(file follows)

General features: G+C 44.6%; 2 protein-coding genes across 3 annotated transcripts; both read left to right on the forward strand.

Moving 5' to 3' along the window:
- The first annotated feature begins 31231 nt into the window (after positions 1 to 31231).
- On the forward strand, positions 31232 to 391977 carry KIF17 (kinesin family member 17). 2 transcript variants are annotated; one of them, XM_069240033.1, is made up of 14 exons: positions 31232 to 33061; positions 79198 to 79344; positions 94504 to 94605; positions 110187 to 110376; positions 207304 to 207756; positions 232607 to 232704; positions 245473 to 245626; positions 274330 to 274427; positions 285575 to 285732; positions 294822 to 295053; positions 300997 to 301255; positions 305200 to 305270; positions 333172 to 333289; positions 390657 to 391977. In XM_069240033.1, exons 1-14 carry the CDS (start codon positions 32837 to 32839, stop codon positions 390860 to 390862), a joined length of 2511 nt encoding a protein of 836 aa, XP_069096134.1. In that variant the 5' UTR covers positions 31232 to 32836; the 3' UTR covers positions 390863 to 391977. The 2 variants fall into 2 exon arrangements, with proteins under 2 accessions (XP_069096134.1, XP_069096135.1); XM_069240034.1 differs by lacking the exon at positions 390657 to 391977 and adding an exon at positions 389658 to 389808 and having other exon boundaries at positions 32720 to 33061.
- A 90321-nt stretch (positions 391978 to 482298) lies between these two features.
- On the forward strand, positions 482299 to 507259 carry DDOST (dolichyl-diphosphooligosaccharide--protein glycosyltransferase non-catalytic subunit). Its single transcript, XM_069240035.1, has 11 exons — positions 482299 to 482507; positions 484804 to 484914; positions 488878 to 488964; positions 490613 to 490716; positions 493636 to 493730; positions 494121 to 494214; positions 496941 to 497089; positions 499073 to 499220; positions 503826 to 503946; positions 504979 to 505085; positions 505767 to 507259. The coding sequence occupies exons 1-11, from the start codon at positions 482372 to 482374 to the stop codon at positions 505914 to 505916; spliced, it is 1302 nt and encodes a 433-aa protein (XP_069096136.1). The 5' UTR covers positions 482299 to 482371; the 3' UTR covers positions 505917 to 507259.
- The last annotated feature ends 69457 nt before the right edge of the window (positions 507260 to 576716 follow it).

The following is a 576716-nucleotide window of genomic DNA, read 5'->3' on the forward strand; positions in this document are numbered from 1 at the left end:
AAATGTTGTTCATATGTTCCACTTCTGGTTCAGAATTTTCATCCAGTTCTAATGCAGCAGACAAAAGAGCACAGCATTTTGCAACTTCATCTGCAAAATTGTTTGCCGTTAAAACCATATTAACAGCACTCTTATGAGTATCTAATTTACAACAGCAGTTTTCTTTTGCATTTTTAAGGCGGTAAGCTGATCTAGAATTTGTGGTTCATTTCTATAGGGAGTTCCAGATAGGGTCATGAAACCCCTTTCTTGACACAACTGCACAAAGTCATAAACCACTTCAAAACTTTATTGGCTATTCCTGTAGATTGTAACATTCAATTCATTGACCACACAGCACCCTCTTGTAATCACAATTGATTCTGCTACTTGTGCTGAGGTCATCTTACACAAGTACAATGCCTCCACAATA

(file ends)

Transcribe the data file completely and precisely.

General features: G+C 44.6%; 2 protein-coding genes across 3 annotated transcripts; both read left to right on the forward strand.

Moving 5' to 3' along the window:
- The first annotated feature begins 31231 nt into the window (after positions 1 to 31231).
- On the forward strand, positions 31232 to 391977 carry KIF17 (kinesin family member 17). 2 transcript variants are annotated; one of them, XM_069240033.1, is made up of 14 exons: positions 31232 to 33061; positions 79198 to 79344; positions 94504 to 94605; positions 110187 to 110376; positions 207304 to 207756; positions 232607 to 232704; positions 245473 to 245626; positions 274330 to 274427; positions 285575 to 285732; positions 294822 to 295053; positions 300997 to 301255; positions 305200 to 305270; positions 333172 to 333289; positions 390657 to 391977. In XM_069240033.1, exons 1-14 carry the CDS (start codon positions 32837 to 32839, stop codon positions 390860 to 390862), a joined length of 2511 nt encoding a protein of 836 aa, XP_069096134.1. In that variant the 5' UTR covers positions 31232 to 32836; the 3' UTR covers positions 390863 to 391977. The 2 variants fall into 2 exon arrangements, with proteins under 2 accessions (XP_069096134.1, XP_069096135.1); XM_069240034.1 differs by lacking the exon at positions 390657 to 391977 and adding an exon at positions 389658 to 389808 and having other exon boundaries at positions 32720 to 33061.
- A 90321-nt stretch (positions 391978 to 482298) lies between these two features.
- On the forward strand, positions 482299 to 507259 carry DDOST (dolichyl-diphosphooligosaccharide--protein glycosyltransferase non-catalytic subunit). Its single transcript, XM_069240035.1, has 11 exons — positions 482299 to 482507; positions 484804 to 484914; positions 488878 to 488964; positions 490613 to 490716; positions 493636 to 493730; positions 494121 to 494214; positions 496941 to 497089; positions 499073 to 499220; positions 503826 to 503946; positions 504979 to 505085; positions 505767 to 507259. The coding sequence occupies exons 1-11, from the start codon at positions 482372 to 482374 to the stop codon at positions 505914 to 505916; spliced, it is 1302 nt and encodes a 433-aa protein (XP_069096136.1). The 5' UTR covers positions 482299 to 482371; the 3' UTR covers positions 505917 to 507259.
- The last annotated feature ends 69457 nt before the right edge of the window (positions 507260 to 576716 follow it).

The following is a 576716-nucleotide window of genomic DNA, read 5'->3' on the forward strand; positions in this document are numbered from 1 at the left end:
AAATGTTGTTCATATGTTCCACTTCTGGTTCAGAATTTTCATCCAGTTCTAATGCAGCAGACAAAAGAGCACAGCATTTTGCAACTTCATCTGCAAAATTGTTTGCCGTTAAAACCATATTAACAGCACTCTTATGAGTATCTAATTTACAACAGCAGTTTTCTTTTGCATTTTTAAGGCGGTAAGCTGATCTAGAATTTGTGGTTCATTTCTATAGGGAGTTCCAGATAGGGTCATGAAACCCCTTTCTTGACACAACTGCACAAAGTCATAAACCACTTCAAAACTTTATTGGCTATTCCTGTAGATTGTAACATTCAATTCATTGACCACACAGCACCCTCTTGTAATCACAATTGATTCTGCTACTTGTGCTGAGGTCATCTTACACAAGTACAATGCCTCCACAATA